The presidential administration has already shown that no one is safe from the cruel immigration legislations. Not the GOP’s constituents, not Trump’s voters, not the ardent racists who think “it wouldn’t happen to me.” And definitely not the Asian American community.
With all of this in mind, I ask my dad why he loves a country that hates him so much. Why he is so patriotic to a country that will never accept him as a true American, and that will always question his right to exist.
My parents are refugees of the Vietnam War and both experienced the horrors of a communist regime. They fled on tiny wooden boats and eventually made their way to America years later. To them, America is the savior that plucked them out of a war-torn country that they could no longer recognize as home. They came here with little money and were able to build businesses and send two children to college. They were able to do what every other immigrant dreams of doing by coming to America, and they are forever grateful for the privilege of being able to live here in peace.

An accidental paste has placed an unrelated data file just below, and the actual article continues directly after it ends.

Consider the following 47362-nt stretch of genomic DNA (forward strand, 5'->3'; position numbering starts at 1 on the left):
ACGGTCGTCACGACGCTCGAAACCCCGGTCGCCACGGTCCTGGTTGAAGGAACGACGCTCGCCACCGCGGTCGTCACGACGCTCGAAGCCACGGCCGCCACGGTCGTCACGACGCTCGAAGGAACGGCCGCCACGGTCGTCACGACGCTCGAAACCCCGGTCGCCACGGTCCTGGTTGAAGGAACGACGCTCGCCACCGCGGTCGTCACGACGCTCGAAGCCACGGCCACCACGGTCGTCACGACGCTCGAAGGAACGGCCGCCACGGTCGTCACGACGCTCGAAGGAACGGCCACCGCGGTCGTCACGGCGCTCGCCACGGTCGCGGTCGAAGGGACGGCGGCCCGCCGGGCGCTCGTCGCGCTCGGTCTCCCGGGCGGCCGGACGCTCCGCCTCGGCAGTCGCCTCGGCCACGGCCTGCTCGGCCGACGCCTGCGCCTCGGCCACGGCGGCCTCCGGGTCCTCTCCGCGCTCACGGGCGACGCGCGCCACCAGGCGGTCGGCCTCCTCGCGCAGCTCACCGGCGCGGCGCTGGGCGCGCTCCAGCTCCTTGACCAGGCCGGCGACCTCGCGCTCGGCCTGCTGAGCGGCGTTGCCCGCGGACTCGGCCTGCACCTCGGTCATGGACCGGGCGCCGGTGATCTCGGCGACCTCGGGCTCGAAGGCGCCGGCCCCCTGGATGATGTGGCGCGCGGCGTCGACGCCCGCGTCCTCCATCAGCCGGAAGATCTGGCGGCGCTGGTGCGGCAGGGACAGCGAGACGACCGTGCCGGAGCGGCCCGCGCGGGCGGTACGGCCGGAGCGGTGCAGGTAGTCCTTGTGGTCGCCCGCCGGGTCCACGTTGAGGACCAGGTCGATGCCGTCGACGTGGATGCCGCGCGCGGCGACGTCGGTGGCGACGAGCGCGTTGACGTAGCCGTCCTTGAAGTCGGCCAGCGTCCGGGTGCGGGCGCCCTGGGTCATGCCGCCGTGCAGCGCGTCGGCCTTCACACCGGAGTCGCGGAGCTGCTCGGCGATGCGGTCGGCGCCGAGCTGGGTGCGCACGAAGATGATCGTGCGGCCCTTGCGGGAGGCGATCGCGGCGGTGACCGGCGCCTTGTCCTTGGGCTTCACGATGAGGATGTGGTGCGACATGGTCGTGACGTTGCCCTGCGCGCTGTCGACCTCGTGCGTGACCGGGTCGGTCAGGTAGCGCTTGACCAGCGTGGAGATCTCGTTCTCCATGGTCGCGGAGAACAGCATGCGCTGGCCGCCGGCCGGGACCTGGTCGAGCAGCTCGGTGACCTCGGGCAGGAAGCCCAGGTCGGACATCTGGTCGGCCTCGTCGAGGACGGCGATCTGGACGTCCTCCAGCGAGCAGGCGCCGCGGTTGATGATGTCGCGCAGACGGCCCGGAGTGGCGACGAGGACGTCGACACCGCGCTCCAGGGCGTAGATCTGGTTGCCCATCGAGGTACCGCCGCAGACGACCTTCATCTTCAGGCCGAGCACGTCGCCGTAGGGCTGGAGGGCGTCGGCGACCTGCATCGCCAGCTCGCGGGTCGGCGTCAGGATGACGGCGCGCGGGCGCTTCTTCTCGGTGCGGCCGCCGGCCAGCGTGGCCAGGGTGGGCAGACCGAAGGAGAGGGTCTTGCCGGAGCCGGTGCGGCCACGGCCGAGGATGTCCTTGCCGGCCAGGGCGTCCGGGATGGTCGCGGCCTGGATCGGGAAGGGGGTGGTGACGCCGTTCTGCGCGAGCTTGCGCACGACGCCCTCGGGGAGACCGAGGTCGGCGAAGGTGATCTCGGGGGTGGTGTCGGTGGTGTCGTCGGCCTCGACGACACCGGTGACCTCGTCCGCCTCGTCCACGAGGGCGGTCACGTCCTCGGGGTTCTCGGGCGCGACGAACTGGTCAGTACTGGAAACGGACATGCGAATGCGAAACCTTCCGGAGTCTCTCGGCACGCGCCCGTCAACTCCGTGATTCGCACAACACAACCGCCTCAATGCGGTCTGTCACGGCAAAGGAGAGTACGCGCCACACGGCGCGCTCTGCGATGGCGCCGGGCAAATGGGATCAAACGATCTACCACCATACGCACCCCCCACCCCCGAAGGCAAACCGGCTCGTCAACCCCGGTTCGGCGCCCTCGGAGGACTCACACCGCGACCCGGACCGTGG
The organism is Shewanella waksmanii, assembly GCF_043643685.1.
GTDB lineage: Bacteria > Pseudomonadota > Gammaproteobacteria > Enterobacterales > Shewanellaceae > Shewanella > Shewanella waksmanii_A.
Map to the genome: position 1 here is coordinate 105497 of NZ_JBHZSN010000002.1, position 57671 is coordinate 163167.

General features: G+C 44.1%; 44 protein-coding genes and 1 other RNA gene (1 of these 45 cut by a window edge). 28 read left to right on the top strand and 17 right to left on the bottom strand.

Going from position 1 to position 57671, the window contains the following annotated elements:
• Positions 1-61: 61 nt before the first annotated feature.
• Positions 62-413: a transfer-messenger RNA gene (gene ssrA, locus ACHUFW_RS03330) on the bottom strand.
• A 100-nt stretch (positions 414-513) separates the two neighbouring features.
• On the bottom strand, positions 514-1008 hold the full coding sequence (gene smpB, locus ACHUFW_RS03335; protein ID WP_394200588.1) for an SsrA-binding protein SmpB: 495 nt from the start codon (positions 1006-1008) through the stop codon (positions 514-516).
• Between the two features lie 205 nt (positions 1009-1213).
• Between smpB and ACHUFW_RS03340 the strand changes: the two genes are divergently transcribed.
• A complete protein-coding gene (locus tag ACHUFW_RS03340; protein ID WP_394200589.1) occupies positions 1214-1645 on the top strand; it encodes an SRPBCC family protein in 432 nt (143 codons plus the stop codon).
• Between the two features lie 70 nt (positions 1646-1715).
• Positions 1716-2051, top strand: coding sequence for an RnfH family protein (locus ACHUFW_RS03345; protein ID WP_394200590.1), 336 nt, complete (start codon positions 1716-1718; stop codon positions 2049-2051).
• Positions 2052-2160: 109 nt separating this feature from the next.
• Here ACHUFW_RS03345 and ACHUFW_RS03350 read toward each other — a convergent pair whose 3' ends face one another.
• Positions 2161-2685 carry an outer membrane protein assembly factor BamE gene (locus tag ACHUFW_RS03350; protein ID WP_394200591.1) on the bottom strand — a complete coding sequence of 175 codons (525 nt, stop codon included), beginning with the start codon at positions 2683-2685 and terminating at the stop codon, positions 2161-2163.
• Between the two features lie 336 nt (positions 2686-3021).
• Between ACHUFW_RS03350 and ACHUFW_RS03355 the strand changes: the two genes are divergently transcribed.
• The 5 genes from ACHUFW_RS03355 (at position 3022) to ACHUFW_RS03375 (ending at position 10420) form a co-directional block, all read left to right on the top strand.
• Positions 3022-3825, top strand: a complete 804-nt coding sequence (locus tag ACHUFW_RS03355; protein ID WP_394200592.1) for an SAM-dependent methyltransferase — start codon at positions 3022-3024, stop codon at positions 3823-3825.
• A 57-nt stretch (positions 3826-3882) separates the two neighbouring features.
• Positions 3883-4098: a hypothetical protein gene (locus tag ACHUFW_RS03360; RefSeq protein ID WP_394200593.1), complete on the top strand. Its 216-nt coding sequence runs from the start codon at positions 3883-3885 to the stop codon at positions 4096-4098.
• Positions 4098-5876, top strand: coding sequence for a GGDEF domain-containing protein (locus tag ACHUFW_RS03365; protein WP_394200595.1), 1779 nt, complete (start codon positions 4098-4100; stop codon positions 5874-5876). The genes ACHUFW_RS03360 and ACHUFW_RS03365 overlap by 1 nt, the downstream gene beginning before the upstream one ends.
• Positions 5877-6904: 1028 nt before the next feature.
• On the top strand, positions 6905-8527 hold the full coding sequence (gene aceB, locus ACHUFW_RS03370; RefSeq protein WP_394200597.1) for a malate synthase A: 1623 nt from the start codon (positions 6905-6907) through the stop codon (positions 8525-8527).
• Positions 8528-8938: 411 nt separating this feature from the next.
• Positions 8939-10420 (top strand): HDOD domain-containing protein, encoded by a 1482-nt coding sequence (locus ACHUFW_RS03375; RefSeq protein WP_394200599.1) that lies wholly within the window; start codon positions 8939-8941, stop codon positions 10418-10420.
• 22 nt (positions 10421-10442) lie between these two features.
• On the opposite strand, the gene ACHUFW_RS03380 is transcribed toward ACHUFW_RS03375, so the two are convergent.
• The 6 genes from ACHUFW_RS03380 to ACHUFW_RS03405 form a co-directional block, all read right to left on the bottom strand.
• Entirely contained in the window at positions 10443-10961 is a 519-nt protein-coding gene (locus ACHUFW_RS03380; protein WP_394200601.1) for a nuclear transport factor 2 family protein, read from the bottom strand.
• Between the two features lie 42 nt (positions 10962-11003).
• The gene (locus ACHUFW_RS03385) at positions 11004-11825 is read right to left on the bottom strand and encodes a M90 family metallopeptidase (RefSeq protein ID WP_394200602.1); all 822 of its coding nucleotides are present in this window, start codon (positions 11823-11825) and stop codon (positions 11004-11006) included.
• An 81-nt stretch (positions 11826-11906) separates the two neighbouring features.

To them, anti-Asian racism is just a small price to pay to live in the land of opportunity, but it’s not a price they should have to pay at all. It’s not a price that I, or anyone, should have to pay in order to live freely.
Now more than ever, minorities need to ally together to fight systematic racism and discriminatory policies. We need to support each other, mourn for each other, praise each other’s successes, and most of all, become a part of the solution we envision for America.
About the Author: Leslie Tran is a freelance writer, editor, and travel blogger with a passion for exploration and a hunger for experiencing new things. In her free time, she enjoys staying informed on the current sociopolitical climate and expressing her critical analysis on the impacts of these events.